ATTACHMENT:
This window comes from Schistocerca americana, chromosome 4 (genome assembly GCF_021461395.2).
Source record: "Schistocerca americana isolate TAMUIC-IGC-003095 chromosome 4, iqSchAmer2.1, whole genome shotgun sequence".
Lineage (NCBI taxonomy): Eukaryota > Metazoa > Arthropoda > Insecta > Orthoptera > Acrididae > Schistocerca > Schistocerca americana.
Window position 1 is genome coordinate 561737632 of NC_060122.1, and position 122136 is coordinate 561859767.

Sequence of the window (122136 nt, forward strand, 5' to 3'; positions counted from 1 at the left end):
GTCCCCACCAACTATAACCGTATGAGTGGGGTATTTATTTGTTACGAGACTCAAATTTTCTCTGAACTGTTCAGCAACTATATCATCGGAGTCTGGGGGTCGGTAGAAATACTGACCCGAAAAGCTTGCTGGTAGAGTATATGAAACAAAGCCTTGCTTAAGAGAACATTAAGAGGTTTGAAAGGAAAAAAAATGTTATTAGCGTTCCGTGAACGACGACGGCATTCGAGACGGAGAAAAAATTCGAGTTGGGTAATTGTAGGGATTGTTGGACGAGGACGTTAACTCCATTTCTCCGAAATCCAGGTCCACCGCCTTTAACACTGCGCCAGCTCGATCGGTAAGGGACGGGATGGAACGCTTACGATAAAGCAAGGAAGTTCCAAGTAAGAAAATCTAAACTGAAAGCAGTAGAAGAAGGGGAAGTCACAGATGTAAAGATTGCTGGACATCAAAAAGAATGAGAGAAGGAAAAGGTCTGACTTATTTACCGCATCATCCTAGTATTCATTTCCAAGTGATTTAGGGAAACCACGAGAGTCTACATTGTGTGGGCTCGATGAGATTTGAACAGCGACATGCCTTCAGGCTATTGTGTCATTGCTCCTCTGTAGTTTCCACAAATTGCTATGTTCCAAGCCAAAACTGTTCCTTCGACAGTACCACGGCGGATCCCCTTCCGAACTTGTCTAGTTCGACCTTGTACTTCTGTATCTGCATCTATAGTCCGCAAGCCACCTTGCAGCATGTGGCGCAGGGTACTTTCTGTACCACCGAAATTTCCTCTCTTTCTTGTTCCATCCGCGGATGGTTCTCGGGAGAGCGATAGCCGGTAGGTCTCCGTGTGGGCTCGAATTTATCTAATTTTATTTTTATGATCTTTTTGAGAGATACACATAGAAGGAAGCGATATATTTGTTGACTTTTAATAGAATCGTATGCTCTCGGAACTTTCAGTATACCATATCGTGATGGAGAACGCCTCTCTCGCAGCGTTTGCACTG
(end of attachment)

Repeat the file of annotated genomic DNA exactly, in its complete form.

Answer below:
This window comes from Schistocerca americana, chromosome 4 (genome assembly GCF_021461395.2).
Source record: "Schistocerca americana isolate TAMUIC-IGC-003095 chromosome 4, iqSchAmer2.1, whole genome shotgun sequence".
Lineage (NCBI taxonomy): Eukaryota > Metazoa > Arthropoda > Insecta > Orthoptera > Acrididae > Schistocerca > Schistocerca americana.
Window position 1 is genome coordinate 561737632 of NC_060122.1, and position 122136 is coordinate 561859767.

Sequence of the window (122136 nt, forward strand, 5' to 3'; positions counted from 1 at the left end):
GTCCCCACCAACTATAACCGTATGAGTGGGGTATTTATTTGTTACGAGACTCAAATTTTCTCTGAACTGTTCAGCAACTATATCATCGGAGTCTGGGGGTCGGTAGAAATACTGACCCGAAAAGCTTGCTGGTAGAGTATATGAAACAAAGCCTTGCTTAAGAGAACATTAAGAGGTTTGAAAGGAAAAAAAATGTTATTAGCGTTCCGTGAACGACGACGGCATTCGAGACGGAGAAAAAATTCGAGTTGGGTAATTGTAGGGATTGTTGGACGAGGACGTTAACTCCATTTCTCCGAAATCCAGGTCCACCGCCTTTAACACTGCGCCAGCTCGATCGGTAAGGGACGGGATGGAACGCTTACGATAAAGCAAGGAAGTTCCAAGTAAGAAAATCTAAACTGAAAGCAGTAGAAGAAGGGGAAGTCACAGATGTAAAGATTGCTGGACATCAAAAAGAATGAGAGAAGGAAAAGGTCTGACTTATTTACCGCATCATCCTAGTATTCATTTCCAAGTGATTTAGGGAAACCACGAGAGTCTACATTGTGTGGGCTCGATGAGATTTGAACAGCGACATGCCTTCAGGCTATTGTGTCATTGCTCCTCTGTAGTTTCCACAAATTGCTATGTTCCAAGCCAAAACTGTTCCTTCGACAGTACCACGGCGGATCCCCTTCCGAACTTGTCTAGTTCGACCTTGTACTTCTGTATCTGCATCTATAGTCCGCAAGCCACCTTGCAGCATGTGGCGCAGGGTACTTTCTGTACCACCGAAATTTCCTCTCTTTCTTGTTCCATCCGCGGATGGTTCTCGGGAGAGCGATAGCCGGTAGGTCTCCGTGTGGGCTCGAATTTATCTAATTTTATTTTTATGATCTTTTTGAGAGATACACATAGAAGGAAGCGATATATTTGTTGACTTTTAATAGAATCGTATGCTCTCGGAACTTTCAGTATACCATATCGTGATGGAGAACGCCTCTCTCGCAGCGTTTGCACTG